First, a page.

Jocasta, produced a metrical tale of Eteocles and Polynices, in “The Forrest of Fancy, wherein is contained very pretty Apothegmes, and pleasant Histories, both in meeter and prose, Songes, Sonets, Epigrams, and Epistles, &c. Imprinted at London by Thomas Purfoote, &c. 1579.” 4to. See Signat. B. ij. Perhaps Henry Chettle, or Henry Constable, is the writer or compiler. (See supr. p. 243.] At least the colophon is, “ Finis, H. C.” By the way, it appears that Chettle was the publisher of Greene's Groatsworth of Wit in 1592. It is entered to W. Wrighte, Sept. 20. Registr. Station. B. fol. 292 be
[Mr. Warton's copy of “The Forrest of Fancy" came into the possession of my respected friend James Bindley, Esq., who favoured me with the perusal, and from its great difference in style to the received productions of Constable, I should hesitate to assign the work to him; nor does it much resemble the compositions of Chettle; such, at least, as I have inspected, viz. “ Kind Harts Dreame,” 1592, and “England's Mourning Garment," on the death of Queen Elizabeth. -PARK.]
[To Heywood, Neville, and other contemporary translators, the following tribuţe was offered by T. B. in verses to the Reader before Studley's version of the Agamemnon, 1566, When Heiwood did in perfect verse And dolfull tune set out, And by hys smouth and fytest style Declared had aboute, What toughe reproche the Troyans of The hardy Greekes receyved, Whey they of towne, of goods, and lyves, Togyther were depryved, &c. May Heywood thus alone get prayse, And Phaer be cleare forgott, Whose verse and style doth far surmount, And gotten hath the lot? So may not Googe have part with hym, Whose travayle and whose payne,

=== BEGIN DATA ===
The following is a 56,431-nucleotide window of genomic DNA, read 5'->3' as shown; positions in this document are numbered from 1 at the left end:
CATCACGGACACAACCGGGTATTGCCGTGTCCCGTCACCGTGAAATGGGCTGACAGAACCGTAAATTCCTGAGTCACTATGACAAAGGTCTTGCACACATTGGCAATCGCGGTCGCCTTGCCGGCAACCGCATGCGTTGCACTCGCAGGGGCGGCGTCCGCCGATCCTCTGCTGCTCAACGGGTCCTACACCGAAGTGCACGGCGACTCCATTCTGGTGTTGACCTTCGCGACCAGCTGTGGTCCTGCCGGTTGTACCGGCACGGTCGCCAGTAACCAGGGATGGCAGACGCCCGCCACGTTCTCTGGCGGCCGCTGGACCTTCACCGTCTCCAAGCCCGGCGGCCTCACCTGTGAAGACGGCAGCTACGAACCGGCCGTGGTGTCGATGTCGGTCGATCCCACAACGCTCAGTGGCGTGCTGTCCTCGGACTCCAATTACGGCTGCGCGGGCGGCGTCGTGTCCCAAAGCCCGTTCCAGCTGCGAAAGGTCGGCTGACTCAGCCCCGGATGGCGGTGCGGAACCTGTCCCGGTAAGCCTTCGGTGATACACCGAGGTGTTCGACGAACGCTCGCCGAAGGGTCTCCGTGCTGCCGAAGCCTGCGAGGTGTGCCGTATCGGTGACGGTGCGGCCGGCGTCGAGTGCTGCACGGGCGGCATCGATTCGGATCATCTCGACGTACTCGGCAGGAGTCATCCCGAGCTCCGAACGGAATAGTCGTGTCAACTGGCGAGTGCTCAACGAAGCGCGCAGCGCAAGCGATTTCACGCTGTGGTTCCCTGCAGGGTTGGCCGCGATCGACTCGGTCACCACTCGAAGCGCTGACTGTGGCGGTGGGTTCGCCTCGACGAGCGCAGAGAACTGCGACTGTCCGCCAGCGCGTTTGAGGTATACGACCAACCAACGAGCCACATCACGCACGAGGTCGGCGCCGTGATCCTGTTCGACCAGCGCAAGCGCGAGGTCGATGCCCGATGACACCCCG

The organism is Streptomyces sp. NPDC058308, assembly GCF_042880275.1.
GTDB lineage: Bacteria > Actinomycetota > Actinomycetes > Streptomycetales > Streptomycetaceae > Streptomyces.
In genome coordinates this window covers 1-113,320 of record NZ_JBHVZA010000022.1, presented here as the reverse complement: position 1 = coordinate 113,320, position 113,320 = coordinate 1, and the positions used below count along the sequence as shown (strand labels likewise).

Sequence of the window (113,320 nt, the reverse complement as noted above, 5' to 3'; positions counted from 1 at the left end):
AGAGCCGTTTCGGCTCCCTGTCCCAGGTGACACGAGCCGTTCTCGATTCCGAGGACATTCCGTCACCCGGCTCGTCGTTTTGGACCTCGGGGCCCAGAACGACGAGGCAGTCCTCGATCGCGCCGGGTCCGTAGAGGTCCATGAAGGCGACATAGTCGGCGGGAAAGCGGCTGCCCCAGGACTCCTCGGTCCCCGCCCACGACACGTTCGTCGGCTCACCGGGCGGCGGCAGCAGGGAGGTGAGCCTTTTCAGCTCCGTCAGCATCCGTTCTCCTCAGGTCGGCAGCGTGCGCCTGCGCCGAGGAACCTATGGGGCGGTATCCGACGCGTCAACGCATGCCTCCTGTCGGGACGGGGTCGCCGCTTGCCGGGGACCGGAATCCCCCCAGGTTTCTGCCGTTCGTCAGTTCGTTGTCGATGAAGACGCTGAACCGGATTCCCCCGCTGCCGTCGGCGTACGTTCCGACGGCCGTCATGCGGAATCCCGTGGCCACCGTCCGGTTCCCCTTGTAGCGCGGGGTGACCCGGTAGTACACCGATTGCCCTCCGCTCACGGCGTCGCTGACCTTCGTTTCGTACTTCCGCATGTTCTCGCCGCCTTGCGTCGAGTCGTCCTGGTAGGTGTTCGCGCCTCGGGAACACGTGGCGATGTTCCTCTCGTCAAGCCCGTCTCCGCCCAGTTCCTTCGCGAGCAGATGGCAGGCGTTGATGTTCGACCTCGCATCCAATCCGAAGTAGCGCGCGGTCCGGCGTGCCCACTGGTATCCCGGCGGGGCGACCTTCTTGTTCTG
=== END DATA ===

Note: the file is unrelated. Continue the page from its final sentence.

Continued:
“ lyues with Joue, another Ganymede." Or better of the twaine?
But he is happy that the father survives, A Nevyle also one there is
who seems to be sir John Mason. Among In verse that gives no place
the old Roman poets he mentions PaTo Heiwood, though he be full good, lingenius. After Seneca has delivered In using of his pace.
him the Thyestes to translate, he feels an Nor Goldinge can have lesse renowne, unusual agitation, and implores Megæra Which Ovid dyd translate ;
to inspire him with tragic rage. And by the thondryng of hys verse
“O thou Megaera, then I sayd, Hath set in chayre of state;
If might of thyne it bee A great sorte more I reckon myght
(Wherewith thou Tantall drouste from With Heixood to compare,
hell) And this our Author (Pund) one of them
That thus dysturbeth mee, To compte I will not spare;
Enspyre my pen!"Whose paynes is egall with the rest
This sayde, I felt the Furies force In thys he hath begun,
Enflame me more and more : And lesser prayse deserveth not
And ten tymes more now chafte I was Then Heiwood's worke hath done
Than euer yet before. Give therefore Studley part of prayse,
My haire stoode vp, I waxed wood", To recompense hys payne;
My synewes all dyd shake: For egall labour evermore
And, as the Furye had me vext, Deserveth egall gayne.-PARK.]
My teethe began to quake. $ In 12mo.
And thus enflamede, &c. t In 12mo. It is dedicated in verse to
He then enters on his translation. Nosir John Mason. Then follows in verse
thing is here wanting but a better stanza. also, “ The translatour to the booke." From the metrical Preface which next [Mr. Warton has omitted to notice follows, I have cited many stanzas. See that a fourth scene to the fifth act is addsupr. p. 227. This is a Vision of the poet ed by the Translator. It consists of a Seneca, containing 27 pages. In the monologue or soliloquy assigned to Thycourse of this Preface, he laments a pro- estes, who invokes all the infernal tribes mising youth just dead, whom he means of Tartarus to become his conjoined asso. to compliment by saying, that he now ciates.--Park.]